LIKE a number of ex-professionals resident in the West Yorkshire area, David Wetherall had a bit of a wry smile when he learned that Leeds United had been drawn against Bradford City in the Capital One Cup.
The centre-back enjoyed golden associations with both near-neighbours in his playing days and is remembered with fondness by supporters on each side of the Pudsey divide. His only regret is that there will be one loser at Valley Parade tomorrow evening.
Wetherall, who now works for the Football League, will be viewing matters with considerable interest, along with many players who have been associated with both West Yorkshire clubs, including the likes of Trevor Cherry, Terry Yorath, Arthur Graham and John Hendrie.
It was Cherry who was at the helm on the last occasion that Bradford turned over their local rivals in an infamous 2-0 victory in the old Division Two back on September 20, 1986, a wild autumn afternoon sadly remembered for a shameful riot at Odsal Stadium as opposed to a football match.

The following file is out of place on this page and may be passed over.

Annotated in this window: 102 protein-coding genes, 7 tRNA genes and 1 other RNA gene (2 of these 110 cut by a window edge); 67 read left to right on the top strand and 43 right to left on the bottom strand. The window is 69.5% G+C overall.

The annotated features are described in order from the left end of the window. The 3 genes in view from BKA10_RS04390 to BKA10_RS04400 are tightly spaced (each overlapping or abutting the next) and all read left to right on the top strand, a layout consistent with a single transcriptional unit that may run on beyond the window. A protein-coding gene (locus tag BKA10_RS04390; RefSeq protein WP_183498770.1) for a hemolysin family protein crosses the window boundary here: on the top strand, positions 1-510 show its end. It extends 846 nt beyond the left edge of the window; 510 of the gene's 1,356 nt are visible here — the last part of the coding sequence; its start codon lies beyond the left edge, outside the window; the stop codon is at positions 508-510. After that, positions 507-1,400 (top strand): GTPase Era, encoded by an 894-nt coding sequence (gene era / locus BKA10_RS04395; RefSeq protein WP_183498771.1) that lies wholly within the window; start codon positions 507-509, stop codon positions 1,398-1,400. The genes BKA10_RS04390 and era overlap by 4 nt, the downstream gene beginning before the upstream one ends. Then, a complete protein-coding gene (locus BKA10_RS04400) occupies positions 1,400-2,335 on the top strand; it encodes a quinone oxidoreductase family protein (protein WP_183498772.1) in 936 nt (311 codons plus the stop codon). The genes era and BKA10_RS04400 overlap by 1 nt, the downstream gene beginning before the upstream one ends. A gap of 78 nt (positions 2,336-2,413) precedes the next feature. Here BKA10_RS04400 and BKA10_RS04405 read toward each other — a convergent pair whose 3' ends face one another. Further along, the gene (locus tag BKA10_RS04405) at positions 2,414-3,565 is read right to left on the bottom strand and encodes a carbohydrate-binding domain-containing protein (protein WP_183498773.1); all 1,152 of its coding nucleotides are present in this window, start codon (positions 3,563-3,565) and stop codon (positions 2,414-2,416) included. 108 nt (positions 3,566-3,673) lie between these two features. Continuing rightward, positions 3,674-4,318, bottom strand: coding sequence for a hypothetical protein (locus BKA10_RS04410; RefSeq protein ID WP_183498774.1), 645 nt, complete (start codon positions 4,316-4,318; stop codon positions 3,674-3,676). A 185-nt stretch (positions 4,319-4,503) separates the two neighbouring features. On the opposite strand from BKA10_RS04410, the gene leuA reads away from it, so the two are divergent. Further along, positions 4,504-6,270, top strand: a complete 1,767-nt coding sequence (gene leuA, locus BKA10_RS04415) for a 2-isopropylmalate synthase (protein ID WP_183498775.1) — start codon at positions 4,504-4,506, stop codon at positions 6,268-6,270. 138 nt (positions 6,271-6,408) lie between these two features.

In the 14 matches since, the Bantams have failed to beat United and you have to go way back over 82 years to March 1932 for City’s last win over Leeds at Valley Parade in a 4-1 triumph, excluding war-time games. In the pair’s two previous meetings in the League Cup, Leeds have prevailed, but not without a scare or two, with the last meeting of the neighbours coming just over three years ago in August 2011, when goals from Ross McCormack and Ramon Nunez saw United overturn a 2-1 deficit to beat plucky City 3-2.
Heading into tomorrow’s eagerly-anticipated fixture, just 11 places separate the two sides in the Football League pyramid, suggesting that the televised spectacle will be a close one to call – you suspect, hand on heart, both sets of supporters would say the same.
Both sides head into the game on the back of weekend defeats, but in terms of being in the dock with their own supporters, United and their hugely under-pressure head coach David Hockaday are in a league of their own after a capitulation in the final half-hour against Watford.